For some people, “discipline” has a negative connotation. It seems like a harsh word or way to approach keeping commitments to yourself (or anyone else). You might think discipline is restrictive and makes you feel trapped or like someone judged “bad.”

However, the word also can have a positive connotation. After all, it is a good thing when you positively use discipline. For instance, using discipline to help you lose weight and live longer is also good. The same is true if you employ discipline to start your new business, stay connected to your family or friends, or make meditation a habit.

In fact, discipline should make you feel good about yourself. When you’re self-disciplined, you allow yourself to become self-integral. Ultimately, keeping promises to yourself feels pretty great. Why? Because you’ve followed through on your commitment.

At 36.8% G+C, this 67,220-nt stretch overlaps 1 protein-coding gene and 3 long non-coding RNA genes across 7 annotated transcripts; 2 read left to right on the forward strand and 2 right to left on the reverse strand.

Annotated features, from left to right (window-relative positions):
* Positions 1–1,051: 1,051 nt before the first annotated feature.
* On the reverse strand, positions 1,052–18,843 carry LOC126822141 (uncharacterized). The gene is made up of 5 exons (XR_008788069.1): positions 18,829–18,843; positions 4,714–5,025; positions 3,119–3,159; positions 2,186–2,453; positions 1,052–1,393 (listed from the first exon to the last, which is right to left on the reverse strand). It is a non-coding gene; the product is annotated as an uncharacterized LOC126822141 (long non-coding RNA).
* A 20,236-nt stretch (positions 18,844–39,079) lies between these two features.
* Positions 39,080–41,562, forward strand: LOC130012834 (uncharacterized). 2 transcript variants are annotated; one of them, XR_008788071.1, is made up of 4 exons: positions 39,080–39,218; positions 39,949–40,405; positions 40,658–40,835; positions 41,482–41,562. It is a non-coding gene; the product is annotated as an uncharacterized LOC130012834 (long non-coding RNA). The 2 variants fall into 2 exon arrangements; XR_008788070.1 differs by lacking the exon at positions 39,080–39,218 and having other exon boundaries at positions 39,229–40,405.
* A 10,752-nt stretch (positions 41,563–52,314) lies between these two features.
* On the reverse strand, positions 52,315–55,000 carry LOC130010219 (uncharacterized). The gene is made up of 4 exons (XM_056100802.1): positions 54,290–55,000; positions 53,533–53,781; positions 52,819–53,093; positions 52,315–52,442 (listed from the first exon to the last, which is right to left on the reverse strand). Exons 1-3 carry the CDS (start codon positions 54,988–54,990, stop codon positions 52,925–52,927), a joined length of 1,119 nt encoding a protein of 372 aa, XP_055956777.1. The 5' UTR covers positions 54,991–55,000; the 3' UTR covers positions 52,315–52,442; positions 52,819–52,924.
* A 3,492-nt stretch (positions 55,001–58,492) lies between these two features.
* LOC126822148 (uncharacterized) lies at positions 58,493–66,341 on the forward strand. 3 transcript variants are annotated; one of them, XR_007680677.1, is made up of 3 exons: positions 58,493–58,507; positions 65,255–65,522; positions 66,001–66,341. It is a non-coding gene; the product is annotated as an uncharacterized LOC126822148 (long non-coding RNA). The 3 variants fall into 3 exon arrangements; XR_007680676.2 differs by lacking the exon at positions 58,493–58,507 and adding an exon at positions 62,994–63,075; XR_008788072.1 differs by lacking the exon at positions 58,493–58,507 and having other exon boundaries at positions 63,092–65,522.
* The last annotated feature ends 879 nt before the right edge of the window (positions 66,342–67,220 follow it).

Imagine you committed to intermittent fasting and only eating between 12 p.m. and 8 p.m. every day for six months. You promised yourself you would do it and kept that promise by being disciplined about when you ate.

At the six-month marker, how would you feel about yourself? Pretty great, right? Of course.

The Spiritual Side of Commitment

Most people would lump learning to be self-integral, self-disciplined, or committed into a personal growth bucket. However, these traits also have a spiritual growth element.

Often you commit to things about which you feel passionate or interested. Or you commit to doing something you feel called to do or that is meaningful or purposeful for you.